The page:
Skip to Main Content
Have library access? Log in through your library
Controlling Contested Places

Controlling Contested Places: Late Antique Antioch and the Spatial Politics of Religious Controversy

Christine Shepardson
Copyright Date: 2014
Edition: 1
Pages: 315
  • Cite this Item
  • Book Info
    Controlling Contested Places
    Book Description:

    From constructing new buildings to describing rival-controlled areas as morally and physically dangerous, leaders in late antiquity fundamentally shaped their physical environment and thus the events that unfolded within it.Controlling Contested Placesmaps the city of Antioch (Antakya, Turkey) through the topographically sensitive vocabulary of cultural geography, demonstrating the critical role played by physical and rhetorical spatial contests during the tumultuous fourth century. Paying close attention to the manipulation of physical places, Christine Shepardson exposes some of the powerful forces that structured the development of religious orthodoxy and orthopraxy in the late Roman Empire.Theological claims and political support were not the only significant factors in determining which Christian communities gained authority around the Empire. Rather, Antioch's urban and rural places, far from being an inert backdrop against which events transpired, were ever-shifting sites of, and tools for, the negotiation of power, authority, and religious identity. This book traces the ways in which leaders like John Chrysostom, Theodoret, and Libanius encouraged their audiences to modify their daily behaviors and transform their interpretation of the world (and landscape) around them. Shepardson argues that examples from Antioch were echoed around the Mediterranean world, and similar types of physical and rhetorical manipulations continue to shape the politics of identity and perceptions of religious orthodoxy to this day.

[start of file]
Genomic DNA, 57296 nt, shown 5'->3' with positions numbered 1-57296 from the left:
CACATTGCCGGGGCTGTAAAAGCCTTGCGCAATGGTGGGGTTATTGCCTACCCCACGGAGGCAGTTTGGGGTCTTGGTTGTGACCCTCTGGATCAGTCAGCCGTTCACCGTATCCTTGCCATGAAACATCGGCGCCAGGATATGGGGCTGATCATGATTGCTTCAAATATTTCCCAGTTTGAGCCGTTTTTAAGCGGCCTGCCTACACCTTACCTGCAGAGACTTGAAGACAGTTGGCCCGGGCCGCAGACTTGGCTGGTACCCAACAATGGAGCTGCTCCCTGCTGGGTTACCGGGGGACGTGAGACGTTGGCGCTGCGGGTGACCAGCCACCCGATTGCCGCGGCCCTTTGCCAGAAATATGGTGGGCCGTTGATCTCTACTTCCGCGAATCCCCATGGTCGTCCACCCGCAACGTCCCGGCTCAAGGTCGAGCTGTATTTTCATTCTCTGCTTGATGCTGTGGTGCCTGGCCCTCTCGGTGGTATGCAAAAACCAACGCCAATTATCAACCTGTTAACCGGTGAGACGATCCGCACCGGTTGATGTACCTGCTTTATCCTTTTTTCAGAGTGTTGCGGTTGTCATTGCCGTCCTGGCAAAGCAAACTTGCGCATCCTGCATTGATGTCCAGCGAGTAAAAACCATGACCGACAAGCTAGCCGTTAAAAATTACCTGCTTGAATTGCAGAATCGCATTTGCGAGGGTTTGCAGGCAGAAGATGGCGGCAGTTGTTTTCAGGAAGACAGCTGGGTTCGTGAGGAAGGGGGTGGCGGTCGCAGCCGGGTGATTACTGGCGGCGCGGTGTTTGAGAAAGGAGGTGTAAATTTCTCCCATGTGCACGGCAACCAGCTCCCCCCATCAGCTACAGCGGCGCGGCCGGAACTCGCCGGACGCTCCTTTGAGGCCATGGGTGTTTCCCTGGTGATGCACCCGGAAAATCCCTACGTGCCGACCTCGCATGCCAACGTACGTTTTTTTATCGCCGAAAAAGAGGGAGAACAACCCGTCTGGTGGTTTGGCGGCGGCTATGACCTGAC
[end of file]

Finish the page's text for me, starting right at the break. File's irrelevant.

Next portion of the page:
eISBN: 978-0-520-95798-5
    Subjects: Religion

Table of Contents

  1. Front Matter
    (pp. i-vi)
  2. Table of Contents
    (pp. vii-viii)
    (pp. ix-xii)
  4. List of Abbreviations
    (pp. xiii-xiv)
  5. List of Roman Emperors and Bishops of Antioch
    (pp. xv-xvi)
    (pp. xvii-xix)
  7. Maps
    (pp. xx-xxii)
  8. Introduction: The Lay of the Land
    (pp. 1-30)

    From constructing new buildings to describing places controlled by their rivals as morally and physically dangerous, early Christian leaders fundamentally shaped their physical environment and thus the events that unfolded within it. Historical narratives that overlook the manipulation of physical places have obscured of the powerful forces that structured the development of early Christianity. the city of Antioch (present-day Antakya, Turkey) through some of the sensitive vocabulary of cultural geographers will demonstrate critical role of physical and rhetorical spatial contests in this city during the tumultuous fourth and fifth centuries C.E. The strength of theological claims and political support were...